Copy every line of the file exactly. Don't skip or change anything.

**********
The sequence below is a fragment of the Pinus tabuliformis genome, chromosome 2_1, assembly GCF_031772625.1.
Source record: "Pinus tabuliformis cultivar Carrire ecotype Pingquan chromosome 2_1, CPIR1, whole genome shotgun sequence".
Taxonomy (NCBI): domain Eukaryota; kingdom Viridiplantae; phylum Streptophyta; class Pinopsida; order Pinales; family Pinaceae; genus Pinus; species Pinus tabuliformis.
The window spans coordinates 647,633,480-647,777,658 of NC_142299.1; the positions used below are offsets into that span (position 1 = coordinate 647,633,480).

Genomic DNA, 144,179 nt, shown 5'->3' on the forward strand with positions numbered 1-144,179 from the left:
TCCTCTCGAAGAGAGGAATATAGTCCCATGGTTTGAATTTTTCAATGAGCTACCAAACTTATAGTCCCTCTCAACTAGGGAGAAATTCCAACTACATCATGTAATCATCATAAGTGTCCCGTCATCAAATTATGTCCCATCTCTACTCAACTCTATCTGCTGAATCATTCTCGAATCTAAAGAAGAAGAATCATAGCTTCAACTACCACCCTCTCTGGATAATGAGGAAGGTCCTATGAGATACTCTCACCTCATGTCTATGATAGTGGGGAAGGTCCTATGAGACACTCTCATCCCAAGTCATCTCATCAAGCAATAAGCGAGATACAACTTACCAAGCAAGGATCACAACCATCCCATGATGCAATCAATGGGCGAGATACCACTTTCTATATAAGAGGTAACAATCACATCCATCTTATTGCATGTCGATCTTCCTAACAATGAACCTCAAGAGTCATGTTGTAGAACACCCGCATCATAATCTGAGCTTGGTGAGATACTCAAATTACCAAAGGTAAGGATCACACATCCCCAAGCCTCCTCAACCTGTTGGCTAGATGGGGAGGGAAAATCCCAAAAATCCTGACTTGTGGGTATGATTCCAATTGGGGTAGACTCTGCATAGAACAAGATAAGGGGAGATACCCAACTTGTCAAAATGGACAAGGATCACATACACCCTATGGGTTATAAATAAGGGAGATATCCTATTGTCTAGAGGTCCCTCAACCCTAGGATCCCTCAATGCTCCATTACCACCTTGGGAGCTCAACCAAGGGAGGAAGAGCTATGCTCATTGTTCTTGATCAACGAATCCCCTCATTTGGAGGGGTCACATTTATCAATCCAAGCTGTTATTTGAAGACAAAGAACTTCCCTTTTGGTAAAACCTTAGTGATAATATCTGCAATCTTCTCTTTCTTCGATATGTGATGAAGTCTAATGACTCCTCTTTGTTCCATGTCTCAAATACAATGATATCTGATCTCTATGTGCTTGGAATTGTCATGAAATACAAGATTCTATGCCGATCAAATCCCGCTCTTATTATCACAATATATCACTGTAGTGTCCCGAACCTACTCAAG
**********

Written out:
The sequence below is a fragment of the Pinus tabuliformis genome, chromosome 2_1, assembly GCF_031772625.1.
Source record: "Pinus tabuliformis cultivar Carrire ecotype Pingquan chromosome 2_1, CPIR1, whole genome shotgun sequence".
Taxonomy (NCBI): domain Eukaryota; kingdom Viridiplantae; phylum Streptophyta; class Pinopsida; order Pinales; family Pinaceae; genus Pinus; species Pinus tabuliformis.
The window spans coordinates 647,633,480-647,777,658 of NC_142299.1; the positions used below are offsets into that span (position 1 = coordinate 647,633,480).

Genomic DNA, 144,179 nt, shown 5'->3' on the forward strand with positions numbered 1-144,179 from the left:
TCCTCTCGAAGAGAGGAATATAGTCCCATGGTTTGAATTTTTCAATGAGCTACCAAACTTATAGTCCCTCTCAACTAGGGAGAAATTCCAACTACATCATGTAATCATCATAAGTGTCCCGTCATCAAATTATGTCCCATCTCTACTCAACTCTATCTGCTGAATCATTCTCGAATCTAAAGAAGAAGAATCATAGCTTCAACTACCACCCTCTCTGGATAATGAGGAAGGTCCTATGAGATACTCTCACCTCATGTCTATGATAGTGGGGAAGGTCCTATGAGACACTCTCATCCCAAGTCATCTCATCAAGCAATAAGCGAGATACAACTTACCAAGCAAGGATCACAACCATCCCATGATGCAATCAATGGGCGAGATACCACTTTCTATATAAGAGGTAACAATCACATCCATCTTATTGCATGTCGATCTTCCTAACAATGAACCTCAAGAGTCATGTTGTAGAACACCCGCATCATAATCTGAGCTTGGTGAGATACTCAAATTACCAAAGGTAAGGATCACACATCCCCAAGCCTCCTCAACCTGTTGGCTAGATGGGGAGGGAAAATCCCAAAAATCCTGACTTGTGGGTATGATTCCAATTGGGGTAGACTCTGCATAGAACAAGATAAGGGGAGATACCCAACTTGTCAAAATGGACAAGGATCACATACACCCTATGGGTTATAAATAAGGGAGATATCCTATTGTCTAGAGGTCCCTCAACCCTAGGATCCCTCAATGCTCCATTACCACCTTGGGAGCTCAACCAAGGGAGGAAGAGCTATGCTCATTGTTCTTGATCAACGAATCCCCTCATTTGGAGGGGTCACATTTATCAATCCAAGCTGTTATTTGAAGACAAAGAACTTCCCTTTTGGTAAAACCTTAGTGATAATATCTGCAATCTTCTCTTTCTTCGATATGTGATGAAGTCTAATGACTCCTCTTTGTTCCATGTCTCAAATACAATGATATCTGATCTCTATGTGCTTGGAATTGTCATGAAATACAAGATTCTATGCCGATCAAATCCCGCTCTTATTATCACAATATATCACTGTAGTGTCCCGAACCTACTCAAG